Train Like an Athlete
I believe everyone has a moment, a situation, a time in their lives, which truly defines them as a person. Mine were Saturday mornings when I was 10 years old.
I was in my third year dancing at the prestigious School of American Ballet — an institution I am still shocked accepted a boisterous girl like myself — but which taught me great discipline, precision, and grace. I would walk through the doors of The Juilliard in my pink leotard, pink tights, and pink ballet slippers, with my hair pulled back so tightly in a bun that I thought my eyes might pop out. (A better alternative to the repercussions of having even a single hair out of place.) After two hours of pliés, pirouettes, point, and precision — all practiced in silence, other than the music from the piano in the corner and metronomic commands and claps from our Russian teacher — I felt strong and powerful.
Then, I would sprint out of the studio and into the locker room for my Clark Kent-esque change of wardrobe, and sprint back out in my bright green West Side Little League uniform and cleats, with all my pinks in tow and my hair still bunned. My dad would always be waiting downstairs with a cab ready to run me up to Riverside Park, where I would barely make it in time to catch a few warm up grounders and hop into my position at shortstop (to me, an equally prestigious placement, considering I was one of two girls on a team of over twenty boys!). Within two hours I was blissfully filthy, usually scratched up, and having a blast hooting and hollering along with the rest of the guys to cheer on our fellow teammates. I felt strong and powerful.
I realize this may be a rather unusual Saturday for a 10-year-old. I once asked my parents if they ever thought perhaps such an intense schedule was a bit much for a girl of such a young age. Both had the same response: “You think we had any say in the matter?” The simple answer was, “No way.” And in that moment I realized that this is how I have chosen to live so much of my life. Filling my time with activities I love, and never allowing myself to feel the pressure of fitting inside a singular box.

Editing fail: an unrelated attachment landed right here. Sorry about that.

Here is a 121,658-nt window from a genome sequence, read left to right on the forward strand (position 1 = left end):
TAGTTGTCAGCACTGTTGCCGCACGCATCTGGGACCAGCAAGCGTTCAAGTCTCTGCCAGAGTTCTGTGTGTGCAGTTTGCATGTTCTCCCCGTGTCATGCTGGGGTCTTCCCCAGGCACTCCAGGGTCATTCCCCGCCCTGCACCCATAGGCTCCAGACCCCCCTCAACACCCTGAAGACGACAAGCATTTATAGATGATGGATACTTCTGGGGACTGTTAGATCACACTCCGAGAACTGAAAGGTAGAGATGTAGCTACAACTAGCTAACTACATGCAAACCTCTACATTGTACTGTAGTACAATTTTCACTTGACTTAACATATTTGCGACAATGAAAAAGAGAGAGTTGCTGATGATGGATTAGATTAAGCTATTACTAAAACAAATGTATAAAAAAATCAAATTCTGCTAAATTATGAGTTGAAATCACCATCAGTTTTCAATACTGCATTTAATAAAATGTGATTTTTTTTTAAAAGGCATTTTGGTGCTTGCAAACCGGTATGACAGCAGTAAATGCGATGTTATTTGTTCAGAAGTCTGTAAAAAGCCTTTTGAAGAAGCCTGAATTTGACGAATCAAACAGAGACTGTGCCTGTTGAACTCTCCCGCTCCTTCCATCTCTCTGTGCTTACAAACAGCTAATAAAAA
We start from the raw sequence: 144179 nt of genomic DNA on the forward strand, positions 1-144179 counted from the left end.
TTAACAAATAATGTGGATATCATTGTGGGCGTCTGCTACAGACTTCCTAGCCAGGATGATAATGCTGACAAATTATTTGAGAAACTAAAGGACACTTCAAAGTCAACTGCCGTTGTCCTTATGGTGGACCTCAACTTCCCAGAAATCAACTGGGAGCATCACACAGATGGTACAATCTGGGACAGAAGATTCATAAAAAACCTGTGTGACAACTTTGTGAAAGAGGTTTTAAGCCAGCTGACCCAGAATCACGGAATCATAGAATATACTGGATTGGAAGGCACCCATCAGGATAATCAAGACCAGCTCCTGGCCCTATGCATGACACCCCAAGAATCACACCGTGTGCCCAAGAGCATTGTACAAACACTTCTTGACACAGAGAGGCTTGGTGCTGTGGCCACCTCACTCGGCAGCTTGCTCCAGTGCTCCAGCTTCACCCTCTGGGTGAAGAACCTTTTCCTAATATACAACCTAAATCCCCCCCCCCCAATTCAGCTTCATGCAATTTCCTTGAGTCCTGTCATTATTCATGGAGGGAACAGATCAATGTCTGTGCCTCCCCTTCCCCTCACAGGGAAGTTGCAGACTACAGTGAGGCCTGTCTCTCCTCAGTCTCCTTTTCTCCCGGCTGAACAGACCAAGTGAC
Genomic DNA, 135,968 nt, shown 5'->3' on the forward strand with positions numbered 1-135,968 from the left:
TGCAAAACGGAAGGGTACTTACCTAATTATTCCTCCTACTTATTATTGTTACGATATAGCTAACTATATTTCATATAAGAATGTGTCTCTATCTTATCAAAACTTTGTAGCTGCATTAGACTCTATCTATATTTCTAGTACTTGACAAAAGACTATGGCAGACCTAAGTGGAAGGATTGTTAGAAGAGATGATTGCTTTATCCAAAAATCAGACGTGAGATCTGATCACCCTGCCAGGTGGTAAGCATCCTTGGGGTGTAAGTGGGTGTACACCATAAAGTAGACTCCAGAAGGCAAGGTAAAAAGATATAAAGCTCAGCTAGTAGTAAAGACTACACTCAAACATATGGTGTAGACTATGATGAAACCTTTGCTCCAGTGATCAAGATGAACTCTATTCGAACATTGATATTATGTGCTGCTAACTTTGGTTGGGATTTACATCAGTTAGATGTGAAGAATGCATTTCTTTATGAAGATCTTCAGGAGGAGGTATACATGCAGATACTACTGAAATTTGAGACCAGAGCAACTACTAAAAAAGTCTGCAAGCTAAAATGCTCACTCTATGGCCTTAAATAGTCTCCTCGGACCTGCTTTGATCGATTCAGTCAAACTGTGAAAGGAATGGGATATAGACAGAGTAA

I share this story with you, in part because it holds such significance for me, but also because it captures the message of this week’s theme - Train Like an Athlete. Not only does training like an athlete take true passion, desire, and dedication, but athletes come in all forms, shapes, sizes, and ages. Whatever your passion is — it’s all you think about at night, it’s what you work at all day, and what you miss on your time-off.
Whether you’re a professional dancer, baseball or football player, a triathlete, amateur golfer, or attacking a workout routine for the first time, there are universal principles that run true both in sport and in life — to be truly successful, one must have a passion for what they are doing, the perseverance to push themselves even through failure, the fearlessness to be completely true to who they are, and the desire to find their inner and outer strength and power in all things they do.
Long Snapper Matt Katula embodied this during his 8 seasons in the NFL; fitness model and world champion triathlete Katie Bottini takes this to heart every day when she fuels herself for her 3 hours of training; Reilly Starr started her own company around what she believes in; and athletic training space Tone House is the physical embodiment of this unwavering dedication.
We challenge you to find what type of athlete you are, to follow your own passion — whatever that may be. Train like an athlete this week, and let us know how you train. Post your photos to Instagram with the hashtag #SweatAthletes, and tag @sweatlife_nyc. We are behind you, all the way.
Until next week,
Founder, CEO, and Host
The Sweat Life